≡ Menu

Put a Stop to Your Anxiety with These 8 Simple Tips

We've all been there.

You’re in the waiting room. Or just waiting somewhere. Soon it will begin.

Your leg is shaking nervously. You can’t really hear that well what someone next to you is saying.

Your thoughts are one big jumbled incoherent mess.

Perhaps you have a big test in school or an important meeting/job-interview. Maybe you have an uncomfortable appointment with your doctor or dentist.

Whatever it is, it makes you feel worried and anxious.

Now, what I’m talking about here aren’t anxiety attacks or anything that serious. I know very little about such problems and possible solutions.

But the following 8 tips have helped me handle the lower and medium levels of anxiety and worrying that most of us experience from time to time.

1. Take 30 belly-breaths.

Actually I’ve found that just after 10-15 belly-breaths stress or anxiety will dissipate and you’ll feel a lot calmer. But you may want to take 30 just to be on the safe side.

This simple exercise works remarkably well whenever you feel negative emotions like anxiety or anger trying to drag you down. For practical instructions about belly-breathing, have a look at this short article.

2. Get good knowledge.

Anxiety often comes from uncertainty. Knowledge blows away uncertainty and replaces it with more certainty and a clearer picture of what is to be expected. And when you dig up some information then the problem is many times not as bad as you imagined.

So, ask someone who has been where you are how it is, what they did and what’s to be expected. Read about it in books or magazines. Research and Google it.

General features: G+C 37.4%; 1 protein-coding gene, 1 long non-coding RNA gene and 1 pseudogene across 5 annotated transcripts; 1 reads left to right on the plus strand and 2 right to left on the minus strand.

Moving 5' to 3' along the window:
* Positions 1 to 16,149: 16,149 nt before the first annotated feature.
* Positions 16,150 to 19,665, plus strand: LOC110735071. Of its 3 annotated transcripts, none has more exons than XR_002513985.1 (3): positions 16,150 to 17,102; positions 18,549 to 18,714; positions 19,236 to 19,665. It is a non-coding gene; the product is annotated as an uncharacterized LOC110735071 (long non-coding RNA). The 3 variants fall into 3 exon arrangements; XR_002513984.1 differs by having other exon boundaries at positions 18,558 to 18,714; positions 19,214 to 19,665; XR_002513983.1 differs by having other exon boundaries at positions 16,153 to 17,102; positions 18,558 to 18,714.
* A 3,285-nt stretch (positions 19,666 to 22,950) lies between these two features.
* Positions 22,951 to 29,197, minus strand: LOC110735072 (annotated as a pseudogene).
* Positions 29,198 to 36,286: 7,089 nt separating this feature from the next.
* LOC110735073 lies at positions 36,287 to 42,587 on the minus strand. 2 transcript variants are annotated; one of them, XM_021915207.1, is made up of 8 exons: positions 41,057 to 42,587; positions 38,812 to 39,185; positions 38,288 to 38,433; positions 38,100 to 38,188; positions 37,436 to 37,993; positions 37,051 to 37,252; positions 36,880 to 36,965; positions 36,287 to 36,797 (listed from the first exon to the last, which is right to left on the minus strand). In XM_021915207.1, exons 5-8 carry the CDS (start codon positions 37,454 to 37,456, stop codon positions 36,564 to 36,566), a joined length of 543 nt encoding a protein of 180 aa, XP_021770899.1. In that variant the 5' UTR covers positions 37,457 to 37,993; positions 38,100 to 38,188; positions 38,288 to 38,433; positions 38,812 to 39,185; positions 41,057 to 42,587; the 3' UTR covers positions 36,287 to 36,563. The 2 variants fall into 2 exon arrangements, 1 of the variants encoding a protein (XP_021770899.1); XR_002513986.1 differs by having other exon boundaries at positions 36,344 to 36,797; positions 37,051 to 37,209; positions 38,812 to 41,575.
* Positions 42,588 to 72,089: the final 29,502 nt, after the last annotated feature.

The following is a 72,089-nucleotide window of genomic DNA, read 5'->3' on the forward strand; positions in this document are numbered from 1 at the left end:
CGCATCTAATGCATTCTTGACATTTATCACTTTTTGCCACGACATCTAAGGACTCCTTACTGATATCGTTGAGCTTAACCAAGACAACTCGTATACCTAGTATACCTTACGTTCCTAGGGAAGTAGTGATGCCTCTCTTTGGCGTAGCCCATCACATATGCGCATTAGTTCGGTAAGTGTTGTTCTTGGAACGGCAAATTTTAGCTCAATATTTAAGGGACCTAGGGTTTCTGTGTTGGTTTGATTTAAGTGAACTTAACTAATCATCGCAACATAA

3. Redirect your mind.

You don’t always have to think about your problems and create more anxiety. If it feels bad redirect your mind.

  • Watch a couple of episodes of an excellent sit-com like The Simpsons or Seinfeld.
  • Have a great conversation or night out.
  • Go to the gym and really focus on the workout.

When you are done your feelings will most likely be more positive. If there’s something you can do about whatever is causing your anxiety now you are in a much better position to do something about it than when you were all wound up in those negative feelings.

4. Don’t forget to eat.

The most obvious advice of this article. But I know that if I don’t eat when my body needs to then my blood-sugar drops and I more easily become irritated, nervous or anxious. When your body needs energy feed it.

If your negative emotions start to pop up in your day without much reason then it might just mean that you need to eat something.

5. Ask yourself: is this useful?

I often stop and ask myself if a train of thoughts I’m having is useful. I have found it to be quite helpful to put a stop to negative thoughts and negative thought spirals (when you get more and more negative during several minutes while thinking about that big meeting that’s coming up).

If I ask myself this question and realize that my current thoughts aren’t that useful at all then it becomes easier to just let go of them.

6. Observe the feeling.

Sometimes the anxious feeling can be quite intense and sticky. It’s hard to get rid of it.

A good way, in my experience, to let go of such a feeling is to surrender to it.